Wrentits

Ryan Winkleman
 

All,

There has been an inordinately high number of recent Wrentit reports in eBird lately in north coastal Orange County. Many of these have been from birders visiting from out of town, but some have been local "known" birders. I have been following up on these over the last several days and as expected so far they have generally amounted to user input error, misidentifications, or just sightings with inadequate documentation to accept. 

There has never been a valid, properly-documented report of Wrentit from Orange County's northern coast. Wrentits are obligated to coastal sage scrub and chaparral and are sedentary; they do not wander around much. The dispersal distance from hatching grounds when birds leave the nest and are establishing their own territories averages less than 400 meters (0.25 mile). Once a territory is established, Wrentits essentially stay in the same territory year-round for life, only occasionally leaving when foraging as post-fledge family groups or during occasional winter movements. Even still, during these "long-distance" episodes movements are still restricted to only around 450 meters from established territories. As noted in Orange County's breeding bird atlas (available at the Audubon House at San Joaquin Wildlife Sanctuary), under normal conditions even a standard roadway can present a formidable obstacle to dispersal movements. This absence coincides with a similar absence along the southern Los Angeles County coast.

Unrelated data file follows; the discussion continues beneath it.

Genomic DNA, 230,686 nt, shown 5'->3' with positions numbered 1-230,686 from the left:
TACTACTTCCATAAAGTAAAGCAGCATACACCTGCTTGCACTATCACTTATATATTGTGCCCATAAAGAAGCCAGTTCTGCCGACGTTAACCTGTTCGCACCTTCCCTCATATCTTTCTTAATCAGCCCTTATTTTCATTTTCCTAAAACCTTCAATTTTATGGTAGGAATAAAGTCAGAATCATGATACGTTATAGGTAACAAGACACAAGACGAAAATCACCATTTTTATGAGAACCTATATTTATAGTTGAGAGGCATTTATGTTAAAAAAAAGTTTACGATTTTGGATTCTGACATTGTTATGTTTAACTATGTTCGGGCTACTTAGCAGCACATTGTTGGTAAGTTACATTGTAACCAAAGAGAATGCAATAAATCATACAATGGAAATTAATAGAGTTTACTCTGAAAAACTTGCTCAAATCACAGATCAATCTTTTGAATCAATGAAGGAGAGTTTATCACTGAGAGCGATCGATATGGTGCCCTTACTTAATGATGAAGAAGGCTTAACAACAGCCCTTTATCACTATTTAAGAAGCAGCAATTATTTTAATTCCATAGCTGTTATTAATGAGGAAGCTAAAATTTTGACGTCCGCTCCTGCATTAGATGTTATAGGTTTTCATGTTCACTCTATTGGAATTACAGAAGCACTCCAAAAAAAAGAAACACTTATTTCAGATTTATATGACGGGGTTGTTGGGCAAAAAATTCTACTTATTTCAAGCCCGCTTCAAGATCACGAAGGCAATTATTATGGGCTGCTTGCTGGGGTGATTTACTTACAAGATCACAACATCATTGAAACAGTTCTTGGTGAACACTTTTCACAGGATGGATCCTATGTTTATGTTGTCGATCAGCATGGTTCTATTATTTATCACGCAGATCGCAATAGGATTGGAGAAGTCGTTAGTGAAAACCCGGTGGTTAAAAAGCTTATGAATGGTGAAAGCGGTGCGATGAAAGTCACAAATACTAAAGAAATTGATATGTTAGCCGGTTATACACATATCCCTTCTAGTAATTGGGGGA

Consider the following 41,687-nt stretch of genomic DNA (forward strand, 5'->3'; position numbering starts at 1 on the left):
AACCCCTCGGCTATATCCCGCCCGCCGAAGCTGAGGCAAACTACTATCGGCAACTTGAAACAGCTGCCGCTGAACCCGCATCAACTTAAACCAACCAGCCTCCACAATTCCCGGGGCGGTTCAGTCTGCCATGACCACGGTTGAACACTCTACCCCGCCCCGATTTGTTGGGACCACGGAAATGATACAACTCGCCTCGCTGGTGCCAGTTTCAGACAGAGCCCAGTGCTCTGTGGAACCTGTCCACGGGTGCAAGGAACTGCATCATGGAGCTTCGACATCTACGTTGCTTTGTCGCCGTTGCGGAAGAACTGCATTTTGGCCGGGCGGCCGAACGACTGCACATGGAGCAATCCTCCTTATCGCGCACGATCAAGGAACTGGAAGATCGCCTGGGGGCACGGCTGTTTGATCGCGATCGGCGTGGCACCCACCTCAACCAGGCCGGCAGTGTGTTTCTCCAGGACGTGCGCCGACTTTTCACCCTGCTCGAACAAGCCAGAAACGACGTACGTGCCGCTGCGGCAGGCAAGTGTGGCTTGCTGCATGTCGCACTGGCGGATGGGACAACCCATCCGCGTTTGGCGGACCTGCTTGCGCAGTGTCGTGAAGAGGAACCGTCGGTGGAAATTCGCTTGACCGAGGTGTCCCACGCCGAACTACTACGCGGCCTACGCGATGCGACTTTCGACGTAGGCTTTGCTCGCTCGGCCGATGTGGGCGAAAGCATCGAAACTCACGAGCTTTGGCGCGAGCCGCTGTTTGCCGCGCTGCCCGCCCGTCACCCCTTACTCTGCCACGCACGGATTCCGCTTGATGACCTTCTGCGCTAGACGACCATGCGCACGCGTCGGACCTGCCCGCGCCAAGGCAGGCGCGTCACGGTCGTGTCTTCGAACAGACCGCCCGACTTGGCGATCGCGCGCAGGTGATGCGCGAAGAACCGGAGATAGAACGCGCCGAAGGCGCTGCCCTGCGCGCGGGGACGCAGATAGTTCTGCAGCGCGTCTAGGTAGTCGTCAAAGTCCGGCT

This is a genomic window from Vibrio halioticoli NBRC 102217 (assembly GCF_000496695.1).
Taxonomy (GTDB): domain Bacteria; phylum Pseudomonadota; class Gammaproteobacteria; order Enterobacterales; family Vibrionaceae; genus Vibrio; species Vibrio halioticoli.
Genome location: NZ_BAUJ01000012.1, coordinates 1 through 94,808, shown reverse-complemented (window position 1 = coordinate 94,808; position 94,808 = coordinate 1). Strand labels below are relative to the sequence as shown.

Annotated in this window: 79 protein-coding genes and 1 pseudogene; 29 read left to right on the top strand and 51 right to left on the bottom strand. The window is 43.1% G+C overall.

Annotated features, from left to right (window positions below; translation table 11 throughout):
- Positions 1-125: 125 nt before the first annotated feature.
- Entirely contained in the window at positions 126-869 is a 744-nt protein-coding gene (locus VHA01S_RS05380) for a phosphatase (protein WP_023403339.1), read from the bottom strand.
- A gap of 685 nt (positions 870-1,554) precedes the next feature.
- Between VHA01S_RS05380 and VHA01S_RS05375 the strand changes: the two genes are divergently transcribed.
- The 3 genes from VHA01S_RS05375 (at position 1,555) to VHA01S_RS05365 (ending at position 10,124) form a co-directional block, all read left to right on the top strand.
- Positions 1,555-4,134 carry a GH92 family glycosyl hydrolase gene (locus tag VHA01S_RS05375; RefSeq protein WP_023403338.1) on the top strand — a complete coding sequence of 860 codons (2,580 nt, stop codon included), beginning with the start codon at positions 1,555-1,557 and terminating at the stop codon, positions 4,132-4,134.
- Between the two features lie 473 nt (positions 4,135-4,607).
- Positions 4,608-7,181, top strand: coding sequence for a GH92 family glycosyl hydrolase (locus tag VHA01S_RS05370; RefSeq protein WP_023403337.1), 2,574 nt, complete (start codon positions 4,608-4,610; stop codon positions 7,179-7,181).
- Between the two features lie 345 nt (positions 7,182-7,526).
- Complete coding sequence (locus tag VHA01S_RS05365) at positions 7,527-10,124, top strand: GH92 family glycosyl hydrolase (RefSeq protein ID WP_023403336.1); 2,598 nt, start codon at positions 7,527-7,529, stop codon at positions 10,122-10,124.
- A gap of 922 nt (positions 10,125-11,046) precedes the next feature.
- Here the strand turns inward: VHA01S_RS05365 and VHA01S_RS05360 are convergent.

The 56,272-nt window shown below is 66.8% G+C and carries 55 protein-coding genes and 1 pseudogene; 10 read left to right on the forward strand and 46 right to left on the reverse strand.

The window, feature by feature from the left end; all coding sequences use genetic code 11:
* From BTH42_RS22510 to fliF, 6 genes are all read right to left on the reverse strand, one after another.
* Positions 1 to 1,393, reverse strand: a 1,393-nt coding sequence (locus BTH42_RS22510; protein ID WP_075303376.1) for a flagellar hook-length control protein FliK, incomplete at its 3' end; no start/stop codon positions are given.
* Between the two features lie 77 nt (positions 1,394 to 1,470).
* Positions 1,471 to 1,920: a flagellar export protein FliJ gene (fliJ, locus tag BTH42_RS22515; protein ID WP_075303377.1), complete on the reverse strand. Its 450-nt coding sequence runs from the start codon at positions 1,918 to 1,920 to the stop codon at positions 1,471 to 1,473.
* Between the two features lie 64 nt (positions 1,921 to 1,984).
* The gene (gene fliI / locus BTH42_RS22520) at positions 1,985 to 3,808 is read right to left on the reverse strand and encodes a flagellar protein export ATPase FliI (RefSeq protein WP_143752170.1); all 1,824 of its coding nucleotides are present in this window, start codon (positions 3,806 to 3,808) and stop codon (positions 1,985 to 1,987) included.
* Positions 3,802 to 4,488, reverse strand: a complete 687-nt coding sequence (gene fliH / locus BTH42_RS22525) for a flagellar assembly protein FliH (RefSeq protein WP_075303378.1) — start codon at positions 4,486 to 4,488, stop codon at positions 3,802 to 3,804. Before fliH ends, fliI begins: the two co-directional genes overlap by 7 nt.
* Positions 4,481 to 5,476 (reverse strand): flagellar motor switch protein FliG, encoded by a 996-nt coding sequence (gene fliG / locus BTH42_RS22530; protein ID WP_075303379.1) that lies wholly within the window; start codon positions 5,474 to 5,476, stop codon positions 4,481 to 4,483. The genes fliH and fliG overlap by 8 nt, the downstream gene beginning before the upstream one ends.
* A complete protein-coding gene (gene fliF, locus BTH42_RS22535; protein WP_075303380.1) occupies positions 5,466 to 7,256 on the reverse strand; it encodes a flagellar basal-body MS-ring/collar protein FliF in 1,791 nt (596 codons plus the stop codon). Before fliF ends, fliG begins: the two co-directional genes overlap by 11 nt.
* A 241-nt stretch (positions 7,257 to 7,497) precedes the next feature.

Thus it is highly unlikely that Wrentits would occur along OC's northwest coast and into Huntington Beach where urban sprawl and habitat fragmentation has effectively eliminated any chances for birds to move up and down intact suitable coastal sage scrub habitat. Any eBird reports of Wrentits anywhere north of Upper Newport Bay should include solid documentation of photographs and/or audio recordings in order to be accepted. This also includes quite a few 2017 and 2018 (and now 2019) eBird reports of Wrentits in Fairview Park, Talbert Nature Preserve, and Canyon Park, all of which are in an isolated area about 2.5 to 3 miles away from intact/contiguous coastal sage scrub and none of which include any documentation. If you are one of these people who reported Wrentits in these areas in the last year or two, please consider including documentation if you have any. 

Remember: the best way to avoid getting an email asking for more details is to know the county's status and distribution and always include proper documentation when you find a species--and this includes local resident species--that is unexpected for the time and/or place. 
--
Ryan Winkleman
Rancho Santa Margarita

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